You are treating an AP/PA shoulder at midplane. If you give 148 MU from the AP, what do you expect to give from the PA?
You would expect to give 148 MU form the PA if you were at midplane.
You are treating a shoulder at midplane. You just completed the AP field with 148 MU. During the PA field the machine goes down and it goes down hard. It turns off at 92 MU delivered out of 148 MU. If the total dose that was supposed to be delivered was 250 cGy, what was actually delivered?
If 92 out of 148 MU were only given from the PA, 148 MU were given from the AP, and you were supposed to give 250 cGy, you actually gave 203 cGy.
You can solve this by setting up a proportion.
If you were supposed to give 250 cGy and you only gave 203 cGy, how MUch dose are you lacking?
If you were suppose to give 250 cGy and you gave only 203 cGy, you were lacking 47 cGy
250cGy - 203cGy = 47cGy
The next day the doctor wants to make up dose to the PA field only. So, the doctor wants you to only give 47 cGy from the PA field. If the original dose to that PA field was supposed to be 125 cGy, and to give 125 cGy, 148 MU needed to be given, what are the monitor units needed to deliver 47 cGy?
To give 47 cGy, 56 MU would have to be given.
This can be done by setting up a proportion. You can use the following:
If the doctor wanted to give 250 cGy plus the 47 cGy from the PA field in one day, what would the PA field monitor units be (assume "normal" MU = 148)?
To give 125 cGy plus 47 cGy that was missed, you would have to give 204 MU from the PA field.
This can also be done by setting up a proportion. The first thing is figuring how MUch dose to give. We know that we want to give 125 cGy + 47 cGy because the 47 cGy was missed. This gives us a total of 172 cGy that we MUst give from the PA field. Now we can put that into the following proportion.
The doctor has finally decided that he wants to spread the missed 47 cGy over 5 days on the PA field with the original prescribe dose given at the same time. If the AP field is given 148 monitor units, what will be given to the PA field (again assume original total was 250 cGy)?
To give 47 cGy over 5 days plus the original dose, you would have to give 159 MU from the PA.
The first thing we can do is figure out how MUch dose we need to give. Simply take 47 cGy and divided this by 5 days. This will give you the dose for each day. Then take your original dose and add these together.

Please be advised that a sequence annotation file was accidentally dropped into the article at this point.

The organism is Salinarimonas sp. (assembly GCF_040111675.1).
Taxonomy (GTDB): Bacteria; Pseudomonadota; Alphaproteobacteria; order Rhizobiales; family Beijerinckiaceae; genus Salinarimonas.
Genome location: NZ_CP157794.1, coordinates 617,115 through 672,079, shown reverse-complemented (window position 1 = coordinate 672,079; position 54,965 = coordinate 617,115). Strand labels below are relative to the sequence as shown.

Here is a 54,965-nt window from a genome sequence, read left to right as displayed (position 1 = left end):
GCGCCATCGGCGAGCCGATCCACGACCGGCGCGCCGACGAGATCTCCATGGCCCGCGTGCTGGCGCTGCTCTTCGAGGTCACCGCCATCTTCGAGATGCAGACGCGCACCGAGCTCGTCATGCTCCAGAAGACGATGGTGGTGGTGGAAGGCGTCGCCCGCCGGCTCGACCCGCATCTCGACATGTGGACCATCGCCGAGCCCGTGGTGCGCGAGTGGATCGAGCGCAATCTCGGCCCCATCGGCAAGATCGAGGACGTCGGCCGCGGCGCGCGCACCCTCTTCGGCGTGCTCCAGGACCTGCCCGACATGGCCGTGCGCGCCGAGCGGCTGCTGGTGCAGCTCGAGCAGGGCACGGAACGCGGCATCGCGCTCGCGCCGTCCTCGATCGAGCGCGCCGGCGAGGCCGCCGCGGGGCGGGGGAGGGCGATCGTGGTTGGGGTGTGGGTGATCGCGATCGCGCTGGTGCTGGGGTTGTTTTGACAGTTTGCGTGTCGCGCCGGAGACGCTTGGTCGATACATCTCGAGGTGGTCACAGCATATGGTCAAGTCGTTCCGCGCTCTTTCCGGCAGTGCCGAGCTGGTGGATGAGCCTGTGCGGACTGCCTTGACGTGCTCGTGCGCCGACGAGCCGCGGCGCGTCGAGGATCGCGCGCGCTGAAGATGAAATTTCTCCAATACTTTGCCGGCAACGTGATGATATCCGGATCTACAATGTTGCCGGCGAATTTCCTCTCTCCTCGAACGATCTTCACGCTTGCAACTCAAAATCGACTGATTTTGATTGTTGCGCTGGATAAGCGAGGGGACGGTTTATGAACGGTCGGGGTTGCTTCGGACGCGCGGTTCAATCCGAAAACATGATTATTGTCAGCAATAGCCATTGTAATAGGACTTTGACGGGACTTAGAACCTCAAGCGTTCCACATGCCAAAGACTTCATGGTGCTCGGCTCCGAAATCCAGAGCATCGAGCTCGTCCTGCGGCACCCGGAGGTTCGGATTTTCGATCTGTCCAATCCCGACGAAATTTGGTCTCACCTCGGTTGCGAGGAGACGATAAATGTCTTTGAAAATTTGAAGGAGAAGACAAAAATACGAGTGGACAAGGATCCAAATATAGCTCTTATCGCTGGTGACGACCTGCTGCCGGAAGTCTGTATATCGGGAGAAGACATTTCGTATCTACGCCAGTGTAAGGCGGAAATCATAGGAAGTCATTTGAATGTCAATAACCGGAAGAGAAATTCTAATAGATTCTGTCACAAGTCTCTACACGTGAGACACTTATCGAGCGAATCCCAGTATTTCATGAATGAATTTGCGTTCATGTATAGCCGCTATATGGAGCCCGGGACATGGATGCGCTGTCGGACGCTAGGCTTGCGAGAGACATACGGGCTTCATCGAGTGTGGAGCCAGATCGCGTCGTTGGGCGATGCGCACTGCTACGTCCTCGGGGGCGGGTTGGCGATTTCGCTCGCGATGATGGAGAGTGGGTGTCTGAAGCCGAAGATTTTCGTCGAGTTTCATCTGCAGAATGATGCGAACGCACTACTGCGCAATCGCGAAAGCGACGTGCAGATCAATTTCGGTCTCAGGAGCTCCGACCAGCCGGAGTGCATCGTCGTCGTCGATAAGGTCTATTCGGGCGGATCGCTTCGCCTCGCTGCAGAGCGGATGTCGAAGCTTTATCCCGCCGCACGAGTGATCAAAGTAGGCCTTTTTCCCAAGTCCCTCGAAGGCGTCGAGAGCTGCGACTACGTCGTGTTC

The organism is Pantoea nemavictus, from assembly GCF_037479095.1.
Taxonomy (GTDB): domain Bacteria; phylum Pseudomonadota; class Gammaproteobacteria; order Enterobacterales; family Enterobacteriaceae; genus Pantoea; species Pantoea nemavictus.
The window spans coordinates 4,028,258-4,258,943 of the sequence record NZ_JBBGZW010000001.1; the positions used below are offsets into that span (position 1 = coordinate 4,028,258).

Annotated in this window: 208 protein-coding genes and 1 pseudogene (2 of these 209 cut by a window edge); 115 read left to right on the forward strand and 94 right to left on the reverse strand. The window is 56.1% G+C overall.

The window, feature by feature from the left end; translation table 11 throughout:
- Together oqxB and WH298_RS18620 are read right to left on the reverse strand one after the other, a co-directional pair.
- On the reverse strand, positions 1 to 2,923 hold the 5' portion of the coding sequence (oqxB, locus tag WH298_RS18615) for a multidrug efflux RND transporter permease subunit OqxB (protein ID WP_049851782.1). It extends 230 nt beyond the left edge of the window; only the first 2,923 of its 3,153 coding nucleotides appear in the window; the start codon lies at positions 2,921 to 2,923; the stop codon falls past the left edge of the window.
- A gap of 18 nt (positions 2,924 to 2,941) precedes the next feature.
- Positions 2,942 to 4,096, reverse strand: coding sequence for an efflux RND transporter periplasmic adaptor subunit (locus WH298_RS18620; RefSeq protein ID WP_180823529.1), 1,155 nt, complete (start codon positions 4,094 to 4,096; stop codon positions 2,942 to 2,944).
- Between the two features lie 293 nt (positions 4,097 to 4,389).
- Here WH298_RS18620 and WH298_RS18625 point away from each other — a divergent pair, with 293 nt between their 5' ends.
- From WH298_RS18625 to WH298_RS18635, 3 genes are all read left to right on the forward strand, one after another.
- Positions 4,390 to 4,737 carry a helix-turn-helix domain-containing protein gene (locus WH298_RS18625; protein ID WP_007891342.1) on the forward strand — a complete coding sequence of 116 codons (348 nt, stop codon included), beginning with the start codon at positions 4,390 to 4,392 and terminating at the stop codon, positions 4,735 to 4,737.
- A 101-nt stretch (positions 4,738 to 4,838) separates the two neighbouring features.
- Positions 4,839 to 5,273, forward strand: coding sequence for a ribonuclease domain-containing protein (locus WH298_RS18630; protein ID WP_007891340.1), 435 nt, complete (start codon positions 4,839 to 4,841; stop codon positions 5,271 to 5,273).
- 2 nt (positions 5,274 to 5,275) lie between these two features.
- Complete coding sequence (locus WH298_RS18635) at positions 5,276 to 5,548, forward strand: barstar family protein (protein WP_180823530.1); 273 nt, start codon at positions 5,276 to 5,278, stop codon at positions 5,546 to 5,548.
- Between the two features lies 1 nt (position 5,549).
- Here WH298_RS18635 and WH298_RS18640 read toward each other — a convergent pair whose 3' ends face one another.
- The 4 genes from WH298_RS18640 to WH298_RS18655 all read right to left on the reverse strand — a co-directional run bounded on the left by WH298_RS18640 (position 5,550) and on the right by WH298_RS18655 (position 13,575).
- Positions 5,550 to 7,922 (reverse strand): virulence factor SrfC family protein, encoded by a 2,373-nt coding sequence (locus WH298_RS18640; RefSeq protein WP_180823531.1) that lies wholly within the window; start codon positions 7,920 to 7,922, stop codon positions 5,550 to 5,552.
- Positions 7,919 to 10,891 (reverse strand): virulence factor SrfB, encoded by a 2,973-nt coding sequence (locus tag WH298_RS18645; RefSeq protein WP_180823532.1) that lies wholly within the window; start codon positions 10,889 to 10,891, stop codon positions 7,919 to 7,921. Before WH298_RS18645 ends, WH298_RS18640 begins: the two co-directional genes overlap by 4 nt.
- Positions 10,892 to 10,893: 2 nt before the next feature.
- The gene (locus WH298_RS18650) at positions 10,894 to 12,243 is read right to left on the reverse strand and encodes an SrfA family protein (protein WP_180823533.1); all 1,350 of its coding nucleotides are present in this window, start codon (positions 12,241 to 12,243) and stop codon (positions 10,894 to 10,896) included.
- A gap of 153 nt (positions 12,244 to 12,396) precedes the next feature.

47/5 = 9.5 cGy.
9.5 cGy + 125 cGy = 134.5 cGy.
We can then set up the following propotion:
If you adjust the monitor units to compensate for increase blocking, will the dose increase, decrease, or remain the same?
If you adjust the MU to compensate for increased blocking, you would expect the dose to remain the same.
During the course of treatment, the doctor decides to increase the blocking on one of the fields. If nothing else changes, to adjust for this increased blocking, would you expect the monitor units to increase, decrease, or remain the same in your new calculation?
If blocking increases, you would expect the monitor units to increase, and sometimes they may remain the same if the blocking increased very slightly, but the monitor units should never decrease with increased blocking.
If the doctor increases blocking, and you don't adjust your monitor units accordingly, what will happen to your dose being delivered? Will it increases, decrease, or remain the same?
If blocking increases, and you do not adjust your monitor units, you would expect your dose to decrease.
Do keep in mind that if it is a slight change in blocking, it probably won't affect your monitor unit calculation significantly. But, if it is a significant change you are likely to see a change in the monitor unit calculation.
Author: Adam Buell
Co-Author: Deb Zehel
Editors: Mary Hare
Date Created: January 2007